Millions Of Indian Women Silently Suffer Marital Rape Every Day; Stop This Travesty Already!

What use is all this jingoism over 'independence' and freedom if marital rape is still not recognised as a crime, and millions of married women face this silently in their own homes?

What use is all this jingoism over ‘independence’ and freedom if marital rape is still not recognised as a crime, and millions of married women face this silently in their own homes? 

I came across the term marital rape for the first time as an 18-year-old. There was an article in a magazine (I can’t recollect the name, but it was an Indian publication) that questioned why marital rape should not be treated as a crime.

The points raised were very valid. Sex with a spouse without her consent is termed marital rape. Since the act is forcefully carried out on a woman, in the process causing her physical and mental agony, how is it any different from rape? To 18-year-old me it came as a shock that it is not treated as a crime in our country. It was only a few years later that I got to know why.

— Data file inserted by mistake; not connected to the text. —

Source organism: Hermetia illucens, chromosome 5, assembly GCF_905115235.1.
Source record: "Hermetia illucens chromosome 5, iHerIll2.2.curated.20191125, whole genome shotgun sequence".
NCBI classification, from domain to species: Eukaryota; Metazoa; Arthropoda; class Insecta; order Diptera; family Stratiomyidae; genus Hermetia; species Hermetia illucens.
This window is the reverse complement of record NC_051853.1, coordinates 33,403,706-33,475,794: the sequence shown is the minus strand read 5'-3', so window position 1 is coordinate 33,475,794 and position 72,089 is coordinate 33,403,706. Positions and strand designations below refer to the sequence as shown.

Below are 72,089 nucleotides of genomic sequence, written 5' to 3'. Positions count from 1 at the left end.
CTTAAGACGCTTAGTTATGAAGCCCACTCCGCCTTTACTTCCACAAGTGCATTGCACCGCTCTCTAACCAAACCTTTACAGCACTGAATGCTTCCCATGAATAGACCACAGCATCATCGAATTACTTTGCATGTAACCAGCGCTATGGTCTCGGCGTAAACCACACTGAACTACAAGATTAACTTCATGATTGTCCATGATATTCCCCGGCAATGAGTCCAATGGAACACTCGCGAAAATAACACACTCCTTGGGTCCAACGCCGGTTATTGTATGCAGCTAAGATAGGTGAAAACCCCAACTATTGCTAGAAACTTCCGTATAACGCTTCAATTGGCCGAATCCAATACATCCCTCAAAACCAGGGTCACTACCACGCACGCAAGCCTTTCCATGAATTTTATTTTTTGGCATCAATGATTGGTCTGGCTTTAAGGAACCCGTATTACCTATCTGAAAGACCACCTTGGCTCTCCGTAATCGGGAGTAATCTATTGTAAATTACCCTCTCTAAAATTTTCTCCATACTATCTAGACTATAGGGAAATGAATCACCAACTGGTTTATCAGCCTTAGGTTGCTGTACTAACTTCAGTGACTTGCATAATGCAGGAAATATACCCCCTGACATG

In college during a family law class, we were discussing the grounds for divorce. Someone from the class asked if marital rape can be considered cruelty, and the lecturer hurriedly said yes. When I asked why is it only termed cruelty and not a crime in our country, she looked quite discomfited, and her reply was (though I cannot recollect the exact words) that it cannot be considered as a crime.

Shocking as it was for me, I understood that it’s the societal mindset that has permitted perpetrators of this crime to roam free. Probably having heard this from a lady, it did not shock me when I saw similar words spoken by a female additional sessions judge from Mumbai, though it made me disheartened, sad and angry.

“Being the husband cannot be said that he committed any illegal thing”

This case is sub-judice, so let me just put forth the facts of the case.

A young woman who got married in November 2020 had filed a case against her husband, for forceful sex soon after her marriage as well as when they were on their honeymoon. She has also claimed abuse from other family members.